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Police departments breaking the law, failing to fingerprint - abc27 WHTM

Police departments breaking the law, failing to fingerprint

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HARRISBURG, Pa. (WHTM) -

They were arrested in Pennsylvania, some for violent crimes like sexual assaults - even murder - yet they were not fingerprinted and inputted into the system.

An estimated 30,000 arrestees slipped through the cracks, despite a law that requires police to fingerprint within 48 hours.

It's not a new law.

"Pennsylvania has had a statute requiring fingerprinting at the time of arrest since 1927," Lt. Col. Scott Snyder of the Pennsylvania State Police testified at a House Judiciary Committee hearing Wednesday.

Fingerprinting is not just loops and whirls, it's crucial to quality background checks that are conducted for jobs or gun purchases. They also connect the dots on criminal history.

"Fingerprints are really the only true way to conclusively verify an individual's identity," Snyder said.

Representative Ron Marsico (R-Dauphin) is the Judiciary Committee chairman who held the hearing to shine a light on the problem and figure out why police departments are routinely breaking the fingerprinting law.

"It's important for us to know, and the courts to know, and police to know, that someone has a criminal history," Marsico said.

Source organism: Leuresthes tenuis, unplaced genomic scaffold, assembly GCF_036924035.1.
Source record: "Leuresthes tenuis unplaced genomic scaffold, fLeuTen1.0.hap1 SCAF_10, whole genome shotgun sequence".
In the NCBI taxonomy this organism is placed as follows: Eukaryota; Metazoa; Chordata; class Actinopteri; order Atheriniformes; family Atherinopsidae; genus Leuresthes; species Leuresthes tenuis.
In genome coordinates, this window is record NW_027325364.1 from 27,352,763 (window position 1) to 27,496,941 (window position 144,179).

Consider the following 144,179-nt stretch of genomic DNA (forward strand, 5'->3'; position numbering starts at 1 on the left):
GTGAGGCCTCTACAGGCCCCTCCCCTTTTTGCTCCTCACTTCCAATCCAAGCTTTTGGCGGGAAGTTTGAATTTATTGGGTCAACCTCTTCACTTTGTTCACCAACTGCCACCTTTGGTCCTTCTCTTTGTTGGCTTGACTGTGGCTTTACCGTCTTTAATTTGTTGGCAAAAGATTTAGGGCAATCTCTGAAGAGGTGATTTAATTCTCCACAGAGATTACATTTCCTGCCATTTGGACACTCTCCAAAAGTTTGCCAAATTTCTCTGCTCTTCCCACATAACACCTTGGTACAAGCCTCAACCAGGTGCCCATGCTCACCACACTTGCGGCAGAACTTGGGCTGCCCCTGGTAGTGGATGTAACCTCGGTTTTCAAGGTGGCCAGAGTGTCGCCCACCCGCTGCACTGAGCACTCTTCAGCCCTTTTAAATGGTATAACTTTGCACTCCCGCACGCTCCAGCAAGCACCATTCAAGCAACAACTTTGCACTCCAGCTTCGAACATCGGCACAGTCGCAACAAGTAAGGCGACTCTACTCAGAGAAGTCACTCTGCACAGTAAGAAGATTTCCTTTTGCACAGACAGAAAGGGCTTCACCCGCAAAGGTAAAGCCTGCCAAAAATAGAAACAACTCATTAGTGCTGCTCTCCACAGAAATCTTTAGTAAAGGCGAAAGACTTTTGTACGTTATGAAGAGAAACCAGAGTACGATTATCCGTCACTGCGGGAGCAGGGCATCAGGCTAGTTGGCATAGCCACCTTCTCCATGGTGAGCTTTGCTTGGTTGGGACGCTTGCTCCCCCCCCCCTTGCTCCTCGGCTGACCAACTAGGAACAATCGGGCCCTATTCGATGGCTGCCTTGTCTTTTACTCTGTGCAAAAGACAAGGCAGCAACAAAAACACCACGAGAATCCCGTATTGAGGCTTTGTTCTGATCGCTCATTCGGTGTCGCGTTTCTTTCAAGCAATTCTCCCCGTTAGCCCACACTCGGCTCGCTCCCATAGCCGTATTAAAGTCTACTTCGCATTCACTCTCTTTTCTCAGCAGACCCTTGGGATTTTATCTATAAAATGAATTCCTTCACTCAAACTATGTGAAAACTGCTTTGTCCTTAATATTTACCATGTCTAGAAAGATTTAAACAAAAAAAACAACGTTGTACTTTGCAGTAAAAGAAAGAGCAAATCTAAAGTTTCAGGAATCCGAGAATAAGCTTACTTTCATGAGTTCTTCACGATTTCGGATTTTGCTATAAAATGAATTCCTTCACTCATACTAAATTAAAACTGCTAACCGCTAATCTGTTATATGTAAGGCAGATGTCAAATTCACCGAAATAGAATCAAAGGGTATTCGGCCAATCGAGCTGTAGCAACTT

Statewide, 13 percent of arrestees were not fingerprinted last year, but in some rural areas it's as high as 42 percent.

"If you have a one-person police department, one officer on duty, it's hard for that officer to be out on the streets patrolling as well as fingerprinting someone," explained Mark Bergstrom, executive director of the Pennsylvania Commission on Sentencing.

Technology is also an issue. Much of the state has the latest fingerprinting equipment, but not all.

"Some police departments are understaffed or they're using old equipment with ink and fingers and paper rather than the live scan systems," said Representative Glen Grell (R-Cumberland), a member of the Judiciary Committee.

Fingerprinting suspects sounds obvious and it is the law, but it isn't always easy, experts say. Often, suspects are combative, or intoxicated, or unconscious, or injured and fingerprinting isn't possible. There are also big-picture questions that reduce compliance numbers.

"Who should pay for fingerprints?" David Price of the Administrative Office of Pennsylvania Courts asked committee members. "Should we merely send a person down to the sheriff's office and have them fingerprinted over there? Does the sheriff's office have a live scan equipment? Do they have the personnel?"

The law clearly requires the arresting police departments to fingerprint, but cops say courts could help out by holding up cases until fingerprints are complete.

"There should be some check and balances within the judicial process at the court level to ensure that these cases aren't disposed of without fingerprints being required," Snyder said.

Failing to fingerprint 13 percent of arrestees, 30,000 people, sounds high. But in 2006, 33 percent slipped through the cracks.

"We're doing better, but there's more work to do," Bergstrom said.

The report, issued by the Pennsylvania Commission on Crime and Delinquency, found that Harrisburg police fingerprint 80 percent of suspects. That's less than the statewide average of 87 percent.

Interestingly, Philadelphia is the best in the state, with a 99-percent fingerprint rate. Four midstate counties (Lebanon, Adams, Cumberland and York) are among the 11 best.

Luzerne County was the worst at just 42.3 percent.

For a complete list of the county-by-county report, go to www.pacjabdash.com.


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